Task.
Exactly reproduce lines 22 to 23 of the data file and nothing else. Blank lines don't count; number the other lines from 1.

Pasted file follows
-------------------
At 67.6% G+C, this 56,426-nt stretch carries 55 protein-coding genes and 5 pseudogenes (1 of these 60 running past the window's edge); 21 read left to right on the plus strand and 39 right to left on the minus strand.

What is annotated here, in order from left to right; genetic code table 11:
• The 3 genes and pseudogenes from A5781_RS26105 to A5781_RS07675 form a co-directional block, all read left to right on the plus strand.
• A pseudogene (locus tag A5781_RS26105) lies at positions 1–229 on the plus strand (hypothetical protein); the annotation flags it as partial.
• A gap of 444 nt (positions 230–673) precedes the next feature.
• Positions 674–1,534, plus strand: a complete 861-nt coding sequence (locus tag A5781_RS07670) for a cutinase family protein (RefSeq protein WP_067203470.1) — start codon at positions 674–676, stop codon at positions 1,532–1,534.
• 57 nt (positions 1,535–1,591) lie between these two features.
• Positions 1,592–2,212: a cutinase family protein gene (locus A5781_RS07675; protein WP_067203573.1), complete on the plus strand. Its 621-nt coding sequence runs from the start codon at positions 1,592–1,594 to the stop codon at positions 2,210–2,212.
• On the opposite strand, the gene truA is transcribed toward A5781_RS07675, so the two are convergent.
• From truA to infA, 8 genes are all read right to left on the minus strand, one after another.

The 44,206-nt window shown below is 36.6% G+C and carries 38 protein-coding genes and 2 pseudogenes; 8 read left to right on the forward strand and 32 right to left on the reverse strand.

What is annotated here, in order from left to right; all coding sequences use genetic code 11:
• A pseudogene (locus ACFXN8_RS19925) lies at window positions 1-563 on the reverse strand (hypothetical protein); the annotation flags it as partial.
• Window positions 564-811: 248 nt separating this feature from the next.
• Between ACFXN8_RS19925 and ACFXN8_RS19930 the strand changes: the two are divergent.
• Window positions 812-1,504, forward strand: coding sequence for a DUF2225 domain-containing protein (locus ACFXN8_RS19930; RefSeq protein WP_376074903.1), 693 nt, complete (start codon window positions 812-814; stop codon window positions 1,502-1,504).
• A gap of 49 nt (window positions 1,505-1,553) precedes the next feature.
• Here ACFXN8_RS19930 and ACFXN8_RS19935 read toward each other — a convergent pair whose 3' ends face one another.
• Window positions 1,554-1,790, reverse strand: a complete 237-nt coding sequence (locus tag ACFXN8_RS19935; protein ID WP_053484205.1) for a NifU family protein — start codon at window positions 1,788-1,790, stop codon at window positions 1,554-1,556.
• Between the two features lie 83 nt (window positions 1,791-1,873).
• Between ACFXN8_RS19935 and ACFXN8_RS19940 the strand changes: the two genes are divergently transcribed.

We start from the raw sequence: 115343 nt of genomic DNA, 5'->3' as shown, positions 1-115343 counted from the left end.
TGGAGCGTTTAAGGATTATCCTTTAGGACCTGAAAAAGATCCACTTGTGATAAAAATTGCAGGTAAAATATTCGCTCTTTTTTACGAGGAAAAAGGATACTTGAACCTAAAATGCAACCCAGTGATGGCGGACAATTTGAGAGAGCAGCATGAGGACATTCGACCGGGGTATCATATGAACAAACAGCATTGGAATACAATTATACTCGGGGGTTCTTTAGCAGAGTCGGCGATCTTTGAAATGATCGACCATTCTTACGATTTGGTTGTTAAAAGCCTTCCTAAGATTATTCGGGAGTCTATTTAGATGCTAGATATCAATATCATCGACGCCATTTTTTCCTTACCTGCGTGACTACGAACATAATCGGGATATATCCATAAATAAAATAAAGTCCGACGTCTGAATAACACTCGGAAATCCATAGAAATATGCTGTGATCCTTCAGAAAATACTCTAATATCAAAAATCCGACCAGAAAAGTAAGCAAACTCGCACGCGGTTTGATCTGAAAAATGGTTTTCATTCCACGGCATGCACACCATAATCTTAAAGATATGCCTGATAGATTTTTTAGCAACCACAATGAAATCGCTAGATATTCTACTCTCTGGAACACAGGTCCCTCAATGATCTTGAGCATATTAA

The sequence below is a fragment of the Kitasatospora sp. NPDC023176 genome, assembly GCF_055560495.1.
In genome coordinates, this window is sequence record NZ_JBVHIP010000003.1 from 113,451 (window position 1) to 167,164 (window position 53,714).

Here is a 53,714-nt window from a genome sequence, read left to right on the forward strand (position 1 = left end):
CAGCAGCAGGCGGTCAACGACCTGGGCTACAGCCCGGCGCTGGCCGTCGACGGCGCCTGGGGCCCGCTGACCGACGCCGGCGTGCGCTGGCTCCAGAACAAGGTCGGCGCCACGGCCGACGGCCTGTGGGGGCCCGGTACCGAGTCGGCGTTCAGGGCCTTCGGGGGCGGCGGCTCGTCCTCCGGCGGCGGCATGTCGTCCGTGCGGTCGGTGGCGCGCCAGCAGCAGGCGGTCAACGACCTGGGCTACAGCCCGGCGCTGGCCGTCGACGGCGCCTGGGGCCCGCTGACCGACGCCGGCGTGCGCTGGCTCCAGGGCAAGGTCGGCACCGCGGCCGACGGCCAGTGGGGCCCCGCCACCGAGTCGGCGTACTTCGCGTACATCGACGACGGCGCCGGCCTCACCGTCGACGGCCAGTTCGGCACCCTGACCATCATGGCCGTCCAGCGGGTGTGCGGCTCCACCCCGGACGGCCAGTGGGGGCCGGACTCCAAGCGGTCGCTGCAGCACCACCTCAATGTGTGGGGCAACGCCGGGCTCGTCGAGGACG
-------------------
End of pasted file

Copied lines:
We start from the raw sequence: 115343 nt of genomic DNA, 5'->3' as shown, positions 1-115343 counted from the left end.
TGGAGCGTTTAAGGATTATCCTTTAGGACCTGAAAAAGATCCACTTGTGATAAAAATTGCAGGTAAAATATTCGCTCTTTTTTACGAGGAAAAAGGATACTTGAACCTAAAATGCAACCCAGTGATGGCGGACAATTTGAGAGAGCAGCATGAGGACATTCGACCGGGGTATCATATGAACAAACAGCATTGGAATACAATTATACTCGGGGGTTCTTTAGCAGAGTCGGCGATCTTTGAAATGATCGACCATTCTTACGATTTGGTTGTTAAAAGCCTTCCTAAGATTATTCGGGAGTCTATTTAGATGCTAGATATCAATATCATCGACGCCATTTTTTCCTTACCTGCGTGACTACGAACATAATCGGGATATATCCATAAATAAAATAAAGTCCGACGTCTGAATAACACTCGGAAATCCATAGAAATATGCTGTGATCCTTCAGAAAATACTCTAATATCAAAAATCCGACCAGAAAAGTAAGCAAACTCGCACGCGGTTTGATCTGAAAAATGGTTTTCATTCCACGGCATGCACACCATAATCTTAAAGATATGCCTGATAGATTTTTTAGCAACCACAATGAAATCGCTAGATATTCTACTCTCTGGAACACAGGTCCCTCAATGATCTTGAGCATATTAA